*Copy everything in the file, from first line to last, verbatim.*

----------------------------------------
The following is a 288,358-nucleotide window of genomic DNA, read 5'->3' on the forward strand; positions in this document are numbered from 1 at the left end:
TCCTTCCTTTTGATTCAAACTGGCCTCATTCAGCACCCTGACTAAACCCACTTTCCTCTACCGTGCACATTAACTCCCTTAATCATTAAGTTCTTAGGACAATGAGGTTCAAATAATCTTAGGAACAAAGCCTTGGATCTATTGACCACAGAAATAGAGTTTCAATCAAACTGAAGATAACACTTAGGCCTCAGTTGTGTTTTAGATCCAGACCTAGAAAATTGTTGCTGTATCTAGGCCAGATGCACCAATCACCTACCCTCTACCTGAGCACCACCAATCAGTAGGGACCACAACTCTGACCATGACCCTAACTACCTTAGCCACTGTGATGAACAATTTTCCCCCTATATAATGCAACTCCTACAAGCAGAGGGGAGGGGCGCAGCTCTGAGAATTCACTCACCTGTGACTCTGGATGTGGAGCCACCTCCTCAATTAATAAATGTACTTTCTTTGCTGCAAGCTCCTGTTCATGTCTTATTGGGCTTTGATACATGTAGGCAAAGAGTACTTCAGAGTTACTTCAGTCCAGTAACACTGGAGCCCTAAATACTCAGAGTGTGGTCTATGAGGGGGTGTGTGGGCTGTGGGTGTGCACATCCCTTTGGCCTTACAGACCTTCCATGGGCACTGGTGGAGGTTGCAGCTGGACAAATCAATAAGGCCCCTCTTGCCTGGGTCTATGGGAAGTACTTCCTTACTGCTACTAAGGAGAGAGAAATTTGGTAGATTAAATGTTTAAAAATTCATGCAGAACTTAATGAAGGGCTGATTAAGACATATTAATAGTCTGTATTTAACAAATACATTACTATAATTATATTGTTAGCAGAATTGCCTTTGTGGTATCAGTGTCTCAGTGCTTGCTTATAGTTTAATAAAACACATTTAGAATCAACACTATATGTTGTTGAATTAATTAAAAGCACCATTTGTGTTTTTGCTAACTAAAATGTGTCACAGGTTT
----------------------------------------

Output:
The following is a 288,358-nucleotide window of genomic DNA, read 5'->3' on the forward strand; positions in this document are numbered from 1 at the left end:
TCCTTCCTTTTGATTCAAACTGGCCTCATTCAGCACCCTGACTAAACCCACTTTCCTCTACCGTGCACATTAACTCCCTTAATCATTAAGTTCTTAGGACAATGAGGTTCAAATAATCTTAGGAACAAAGCCTTGGATCTATTGACCACAGAAATAGAGTTTCAATCAAACTGAAGATAACACTTAGGCCTCAGTTGTGTTTTAGATCCAGACCTAGAAAATTGTTGCTGTATCTAGGCCAGATGCACCAATCACCTACCCTCTACCTGAGCACCACCAATCAGTAGGGACCACAACTCTGACCATGACCCTAACTACCTTAGCCACTGTGATGAACAATTTTCCCCCTATATAATGCAACTCCTACAAGCAGAGGGGAGGGGCGCAGCTCTGAGAATTCACTCACCTGTGACTCTGGATGTGGAGCCACCTCCTCAATTAATAAATGTACTTTCTTTGCTGCAAGCTCCTGTTCATGTCTTATTGGGCTTTGATACATGTAGGCAAAGAGTACTTCAGAGTTACTTCAGTCCAGTAACACTGGAGCCCTAAATACTCAGAGTGTGGTCTATGAGGGGGTGTGTGGGCTGTGGGTGTGCACATCCCTTTGGCCTTACAGACCTTCCATGGGCACTGGTGGAGGTTGCAGCTGGACAAATCAATAAGGCCCCTCTTGCCTGGGTCTATGGGAAGTACTTCCTTACTGCTACTAAGGAGAGAGAAATTTGGTAGATTAAATGTTTAAAAATTCATGCAGAACTTAATGAAGGGCTGATTAAGACATATTAATAGTCTGTATTTAACAAATACATTACTATAATTATATTGTTAGCAGAATTGCCTTTGTGGTATCAGTGTCTCAGTGCTTGCTTATAGTTTAATAAAACACATTTAGAATCAACACTATATGTTGTTGAATTAATTAAAAGCACCATTTGTGTTTTTGCTAACTAAAATGTGTCACAGGTTT